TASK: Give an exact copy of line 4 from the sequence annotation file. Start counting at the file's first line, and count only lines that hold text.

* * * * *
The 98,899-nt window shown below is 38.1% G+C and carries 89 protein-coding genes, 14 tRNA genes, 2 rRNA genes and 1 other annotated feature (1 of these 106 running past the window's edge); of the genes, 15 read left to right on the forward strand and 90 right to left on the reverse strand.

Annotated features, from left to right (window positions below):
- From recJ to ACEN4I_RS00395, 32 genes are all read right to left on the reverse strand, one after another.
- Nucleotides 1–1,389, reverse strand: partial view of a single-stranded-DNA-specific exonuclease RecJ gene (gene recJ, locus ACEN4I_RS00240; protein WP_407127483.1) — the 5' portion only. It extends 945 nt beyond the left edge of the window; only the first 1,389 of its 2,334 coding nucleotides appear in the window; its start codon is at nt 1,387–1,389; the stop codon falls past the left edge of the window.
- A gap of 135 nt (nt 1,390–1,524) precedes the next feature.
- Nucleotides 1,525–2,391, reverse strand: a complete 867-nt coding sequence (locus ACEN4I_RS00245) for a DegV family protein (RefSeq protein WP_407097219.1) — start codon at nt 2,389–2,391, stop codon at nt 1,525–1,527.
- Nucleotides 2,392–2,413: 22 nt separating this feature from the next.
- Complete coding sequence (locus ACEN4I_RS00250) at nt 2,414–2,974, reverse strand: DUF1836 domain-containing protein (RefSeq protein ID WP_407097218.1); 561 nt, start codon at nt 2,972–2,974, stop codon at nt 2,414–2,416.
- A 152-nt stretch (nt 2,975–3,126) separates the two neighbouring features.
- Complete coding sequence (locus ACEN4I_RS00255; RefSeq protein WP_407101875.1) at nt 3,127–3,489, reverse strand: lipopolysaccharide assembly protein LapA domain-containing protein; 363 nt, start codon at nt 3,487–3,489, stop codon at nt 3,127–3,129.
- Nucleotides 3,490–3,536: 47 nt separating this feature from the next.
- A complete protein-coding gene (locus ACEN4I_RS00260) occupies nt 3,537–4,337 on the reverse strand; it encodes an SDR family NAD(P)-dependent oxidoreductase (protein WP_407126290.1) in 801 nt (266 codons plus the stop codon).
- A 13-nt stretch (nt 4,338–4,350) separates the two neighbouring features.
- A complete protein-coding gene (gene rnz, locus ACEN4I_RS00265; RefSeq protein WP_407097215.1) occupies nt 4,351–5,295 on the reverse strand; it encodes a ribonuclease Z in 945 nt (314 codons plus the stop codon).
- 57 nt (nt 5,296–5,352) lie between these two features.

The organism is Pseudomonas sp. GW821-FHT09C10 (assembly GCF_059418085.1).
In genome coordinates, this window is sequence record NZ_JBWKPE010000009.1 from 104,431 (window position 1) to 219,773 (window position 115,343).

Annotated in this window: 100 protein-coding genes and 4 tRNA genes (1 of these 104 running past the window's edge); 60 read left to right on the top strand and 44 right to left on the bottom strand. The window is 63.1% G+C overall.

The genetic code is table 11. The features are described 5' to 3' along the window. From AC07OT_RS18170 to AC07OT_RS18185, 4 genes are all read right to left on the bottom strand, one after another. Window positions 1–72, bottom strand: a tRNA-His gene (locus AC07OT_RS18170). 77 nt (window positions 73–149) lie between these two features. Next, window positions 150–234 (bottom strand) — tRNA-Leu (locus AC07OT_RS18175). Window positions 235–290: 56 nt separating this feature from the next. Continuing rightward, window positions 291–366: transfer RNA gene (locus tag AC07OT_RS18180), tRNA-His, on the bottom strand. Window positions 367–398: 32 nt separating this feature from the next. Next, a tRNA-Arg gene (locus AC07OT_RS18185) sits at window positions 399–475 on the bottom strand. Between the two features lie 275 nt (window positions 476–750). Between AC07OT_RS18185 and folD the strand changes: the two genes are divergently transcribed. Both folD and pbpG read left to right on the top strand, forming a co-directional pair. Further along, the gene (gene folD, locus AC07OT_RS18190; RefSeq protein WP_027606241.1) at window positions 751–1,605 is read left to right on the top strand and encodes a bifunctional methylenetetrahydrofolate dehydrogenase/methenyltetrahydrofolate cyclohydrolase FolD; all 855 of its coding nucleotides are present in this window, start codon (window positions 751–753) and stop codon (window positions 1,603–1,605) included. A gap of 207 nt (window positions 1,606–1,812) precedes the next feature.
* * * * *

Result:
- Nucleotides 1–1,389, reverse strand: partial view of a single-stranded-DNA-specific exonuclease RecJ gene (gene recJ, locus ACEN4I_RS00240; protein WP_407127483.1) — the 5' portion only. It extends 945 nt beyond the left edge of the window; only the first 1,389 of its 2,334 coding nucleotides appear in the window; its start codon is at nt 1,387–1,389; the stop codon falls past the left edge of the window.